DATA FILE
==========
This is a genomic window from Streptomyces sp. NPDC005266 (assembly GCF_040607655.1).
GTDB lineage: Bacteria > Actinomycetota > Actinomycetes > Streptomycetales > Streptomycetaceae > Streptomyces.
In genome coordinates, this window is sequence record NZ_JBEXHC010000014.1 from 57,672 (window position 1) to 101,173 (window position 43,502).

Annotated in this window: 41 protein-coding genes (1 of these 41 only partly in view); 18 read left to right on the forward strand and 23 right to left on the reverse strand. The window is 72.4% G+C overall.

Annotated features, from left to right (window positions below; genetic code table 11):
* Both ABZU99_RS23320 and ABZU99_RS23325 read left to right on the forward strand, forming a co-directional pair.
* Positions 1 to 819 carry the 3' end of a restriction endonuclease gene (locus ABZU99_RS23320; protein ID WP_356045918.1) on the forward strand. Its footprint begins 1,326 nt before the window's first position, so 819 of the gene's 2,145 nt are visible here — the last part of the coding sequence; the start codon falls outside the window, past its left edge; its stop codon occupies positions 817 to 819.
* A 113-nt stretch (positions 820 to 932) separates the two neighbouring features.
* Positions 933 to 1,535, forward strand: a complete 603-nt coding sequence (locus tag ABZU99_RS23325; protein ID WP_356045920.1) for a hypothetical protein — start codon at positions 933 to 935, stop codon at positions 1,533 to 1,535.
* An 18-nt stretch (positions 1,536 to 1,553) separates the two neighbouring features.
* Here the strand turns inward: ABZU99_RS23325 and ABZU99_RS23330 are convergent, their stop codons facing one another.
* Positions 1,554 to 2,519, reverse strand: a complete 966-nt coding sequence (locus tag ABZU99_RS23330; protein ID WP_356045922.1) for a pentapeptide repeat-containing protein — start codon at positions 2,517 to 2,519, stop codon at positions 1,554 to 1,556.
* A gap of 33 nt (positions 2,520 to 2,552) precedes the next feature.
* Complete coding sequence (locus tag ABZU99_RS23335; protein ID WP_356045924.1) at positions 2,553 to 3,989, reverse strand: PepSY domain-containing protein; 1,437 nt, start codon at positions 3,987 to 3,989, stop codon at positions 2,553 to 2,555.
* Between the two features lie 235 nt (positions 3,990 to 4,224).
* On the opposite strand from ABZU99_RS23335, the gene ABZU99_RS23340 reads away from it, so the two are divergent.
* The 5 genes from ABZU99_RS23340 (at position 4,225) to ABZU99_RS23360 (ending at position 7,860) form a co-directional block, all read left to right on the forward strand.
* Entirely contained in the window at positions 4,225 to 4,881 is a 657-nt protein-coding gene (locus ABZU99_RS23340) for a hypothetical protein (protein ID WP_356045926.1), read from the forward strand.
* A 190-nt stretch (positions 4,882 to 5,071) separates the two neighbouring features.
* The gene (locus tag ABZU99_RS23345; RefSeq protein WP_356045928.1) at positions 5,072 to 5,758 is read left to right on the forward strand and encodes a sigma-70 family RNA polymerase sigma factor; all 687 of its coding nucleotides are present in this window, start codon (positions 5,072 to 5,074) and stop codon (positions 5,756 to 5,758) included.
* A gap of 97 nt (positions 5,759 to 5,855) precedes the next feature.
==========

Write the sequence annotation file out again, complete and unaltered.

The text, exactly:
This is a genomic window from Streptomyces sp. NPDC005266 (assembly GCF_040607655.1).
GTDB lineage: Bacteria > Actinomycetota > Actinomycetes > Streptomycetales > Streptomycetaceae > Streptomyces.
In genome coordinates, this window is sequence record NZ_JBEXHC010000014.1 from 57,672 (window position 1) to 101,173 (window position 43,502).

Annotated in this window: 41 protein-coding genes (1 of these 41 only partly in view); 18 read left to right on the forward strand and 23 right to left on the reverse strand. The window is 72.4% G+C overall.

Annotated features, from left to right (window positions below; genetic code table 11):
* Both ABZU99_RS23320 and ABZU99_RS23325 read left to right on the forward strand, forming a co-directional pair.
* Positions 1 to 819 carry the 3' end of a restriction endonuclease gene (locus ABZU99_RS23320; protein ID WP_356045918.1) on the forward strand. Its footprint begins 1,326 nt before the window's first position, so 819 of the gene's 2,145 nt are visible here — the last part of the coding sequence; the start codon falls outside the window, past its left edge; its stop codon occupies positions 817 to 819.
* A 113-nt stretch (positions 820 to 932) separates the two neighbouring features.
* Positions 933 to 1,535, forward strand: a complete 603-nt coding sequence (locus tag ABZU99_RS23325; protein ID WP_356045920.1) for a hypothetical protein — start codon at positions 933 to 935, stop codon at positions 1,533 to 1,535.
* An 18-nt stretch (positions 1,536 to 1,553) separates the two neighbouring features.
* Here the strand turns inward: ABZU99_RS23325 and ABZU99_RS23330 are convergent, their stop codons facing one another.
* Positions 1,554 to 2,519, reverse strand: a complete 966-nt coding sequence (locus tag ABZU99_RS23330; protein ID WP_356045922.1) for a pentapeptide repeat-containing protein — start codon at positions 2,517 to 2,519, stop codon at positions 1,554 to 1,556.
* A gap of 33 nt (positions 2,520 to 2,552) precedes the next feature.
* Complete coding sequence (locus tag ABZU99_RS23335; protein ID WP_356045924.1) at positions 2,553 to 3,989, reverse strand: PepSY domain-containing protein; 1,437 nt, start codon at positions 3,987 to 3,989, stop codon at positions 2,553 to 2,555.
* Between the two features lie 235 nt (positions 3,990 to 4,224).
* On the opposite strand from ABZU99_RS23335, the gene ABZU99_RS23340 reads away from it, so the two are divergent.
* The 5 genes from ABZU99_RS23340 (at position 4,225) to ABZU99_RS23360 (ending at position 7,860) form a co-directional block, all read left to right on the forward strand.
* Entirely contained in the window at positions 4,225 to 4,881 is a 657-nt protein-coding gene (locus ABZU99_RS23340) for a hypothetical protein (protein ID WP_356045926.1), read from the forward strand.
* A 190-nt stretch (positions 4,882 to 5,071) separates the two neighbouring features.
* The gene (locus tag ABZU99_RS23345; RefSeq protein WP_356045928.1) at positions 5,072 to 5,758 is read left to right on the forward strand and encodes a sigma-70 family RNA polymerase sigma factor; all 687 of its coding nucleotides are present in this window, start codon (positions 5,072 to 5,074) and stop codon (positions 5,756 to 5,758) included.
* A gap of 97 nt (positions 5,759 to 5,855) precedes the next feature.